5 Smart Income Picks to Start the Year

01/27/2012 9:15 am EST


Richard Lehmann

Publisher, Forbes/Lehmann Income Securities Investor

There are some great picks, especially preferreds, that investors can still take advantage of and grab some big income streams, writes Richard Lehmann of Forbes/Lehmann Income Securities Investor.

Gabelli Global Gold, Natural Resources & Income Trust (GGN)
This fund has changed its name to GAMCO Global Gold, Natural Resources & Income Trust by Gabelli (GGN).

Note the ticker symbol has not changed, but the cusip has changed from 36244N109 to a new cusip, 36465A109. The Fund’s primary investment objective, risk profile, and management team will not change, nor will the number of shares.

The fund’s objective is a high level of current income by investing in stocks of gold and natural resource companies. The fund generates income by using a covered-call writing strategy.

It currently yields north of 11%, and trades at a discount. It is a buy at these levels.

Goldman Sachs (GS)
The sixth-largest US bank by assets, Goldman provides a wide range of financial services. The company’s 6.25% preferreds (PYK) were recommended in May 2009 at a price of $17.76, for a then-current yield of 9.21%.

Goldman has been caught up in the financial turmoil affecting most of the world’s large banks. This preferred was issued by Merrill Lynch based on a capital security of Goldman Sachs. Depending on the quote service, the name of this security could be Merrill Lynch Depositor Inc or some gobbledygook like PPlus Trust Ser GSC-1 Tr Ctf Cl.

This type of security, issued by Merrill, is known as a PreferredPlus, and is similar to other third-party trusts in its structure. The important entity with this security is not Merrill Lynch but the underlying security, issued by Goldman Sachs.

Standard & Poor’s downgraded the credit rating for Goldman on November 29 to BB+. Fitch followed on December 15, when it downgraded many large banks including Goldman.

Fitch cited “market challenges the banks face from both economic developments as well as a myriad of regulatory changes.” Despite the downgrade, we still think the preferred is worth holding, and would buy on any significant dips below $22. [The preferreds were trading close to $25 on Thursday afternoon—Editor.]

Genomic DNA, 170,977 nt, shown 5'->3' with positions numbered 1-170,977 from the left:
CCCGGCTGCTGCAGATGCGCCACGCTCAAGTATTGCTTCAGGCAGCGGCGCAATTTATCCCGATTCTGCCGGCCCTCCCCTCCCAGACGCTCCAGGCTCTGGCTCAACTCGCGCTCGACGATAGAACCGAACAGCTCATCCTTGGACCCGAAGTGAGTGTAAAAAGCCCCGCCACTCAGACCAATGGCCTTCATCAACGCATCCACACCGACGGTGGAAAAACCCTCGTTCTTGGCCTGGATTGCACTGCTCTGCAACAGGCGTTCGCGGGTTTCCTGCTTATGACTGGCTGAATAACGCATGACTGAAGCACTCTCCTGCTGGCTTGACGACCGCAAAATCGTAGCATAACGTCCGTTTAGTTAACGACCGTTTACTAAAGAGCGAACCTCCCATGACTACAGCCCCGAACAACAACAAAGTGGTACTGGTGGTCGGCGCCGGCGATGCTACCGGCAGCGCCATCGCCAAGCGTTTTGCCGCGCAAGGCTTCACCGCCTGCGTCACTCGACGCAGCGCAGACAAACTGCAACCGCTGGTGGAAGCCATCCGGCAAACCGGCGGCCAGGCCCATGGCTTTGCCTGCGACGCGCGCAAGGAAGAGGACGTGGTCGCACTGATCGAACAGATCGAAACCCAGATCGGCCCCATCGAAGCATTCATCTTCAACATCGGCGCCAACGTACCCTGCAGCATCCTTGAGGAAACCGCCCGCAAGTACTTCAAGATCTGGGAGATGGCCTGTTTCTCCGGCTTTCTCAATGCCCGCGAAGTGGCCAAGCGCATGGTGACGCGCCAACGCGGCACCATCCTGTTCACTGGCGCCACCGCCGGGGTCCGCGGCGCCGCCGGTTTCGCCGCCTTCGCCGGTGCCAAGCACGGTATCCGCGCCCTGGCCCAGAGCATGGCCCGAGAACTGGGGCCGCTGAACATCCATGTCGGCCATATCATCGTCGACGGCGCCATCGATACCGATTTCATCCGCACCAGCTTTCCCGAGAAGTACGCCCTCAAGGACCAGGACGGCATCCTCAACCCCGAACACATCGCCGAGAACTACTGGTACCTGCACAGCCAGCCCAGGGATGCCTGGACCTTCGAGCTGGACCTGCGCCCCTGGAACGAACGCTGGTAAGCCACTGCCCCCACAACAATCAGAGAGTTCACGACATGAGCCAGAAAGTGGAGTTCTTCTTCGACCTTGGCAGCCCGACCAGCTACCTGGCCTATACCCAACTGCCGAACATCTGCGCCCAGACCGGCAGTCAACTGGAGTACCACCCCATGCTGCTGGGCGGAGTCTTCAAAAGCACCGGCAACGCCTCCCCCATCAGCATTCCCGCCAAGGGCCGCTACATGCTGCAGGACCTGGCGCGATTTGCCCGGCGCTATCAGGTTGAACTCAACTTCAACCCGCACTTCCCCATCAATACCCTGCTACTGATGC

Cutwater Select Income Fund (CSI).
In an investor alert posted on December 9, we alerted investors to another unexpected name change. The Rivus Bond Fund (BDF) was recommended in November 2011at a price of $18.21. On December 19, the fund changed its name and symbol to Cutwater Select Income Fund (CSI).

Its investment strategy has not changed, and it continues to seek a high rate of return from interest income and trading activity. It seeks capital appreciation by buying debt securities at prices below their intrinsic value, and it buys mostly investment-grade debt.

The fund now trades around $19. Since our recommendation, the fund paid a dividend of 28.75 cents. It is still a buy at current price levels.

Sears Holdings (SHLD)
This iconic retailer operates in the US and Canada. Sears merged with Kmart in August 2005, and the combined company is known as Sears Holdings Corp.

The company’s 7.25% third-party trust preferreds (SSRAP) are based on the 7% Debentures due 2032 issued by Sears Roebuck Acceptance Corp. The preferreds were delisted when Sears and Kmart merged, but continued trading on the pink sheets.

Recently, Sears reported poor December sales and announced it would close nearly 200 stores. The news sent the common stock and the preferreds down sharply. The preferreds dropped to $10 per share; they now yield 18.12%. We last mentioned the preferred back in 2008 when it was trading at $14.

This third-party trust preferred has a 7.25% coupon, although the bonds coupon is only 7%. This means that the party bought the bonds at less than par value. Sears Holdings’ debt is likely to be downgraded in the coming months, but we still consider this a hold.

Sprint Nextel Corporation (S)
Sprint offers wireless and wireline communications products and services. Two of Sprint’s third-party trust preferreds have been recommended in the past: The 7% CBTCS (Corporate Backed Trust Securities) preferreds (JZK) and the 6.5% STRATS (Structured Repackaged Asset-Backed Trust Securities) preferreds (GJD).

Both trusts issuing the preferreds hold the same bond, the 6.875% bonds of 2028. The difference is that each trust bought their bonds at different prices, accounting for the different coupons.

The price of each preferred varies constantly through the day, but their comparative worth is hard to gauge because they have different coupons. The JZK preferred pays out $1.75 per year and the GJD preferred pays out $1.63. Subscribers can calculate the relative yields based on the above just before a purchase.

Both preferreds have been down in recent months because of Sprint losing customers to Verizon (VZ) and AT&T (T), both of which carry the popular Apple iPhone.

Sprint is taking a financial gamble by starting to carry Apple the iPhone itself for the first time. The move has some risks, but also allows them to compete with AT&T and Verizon.

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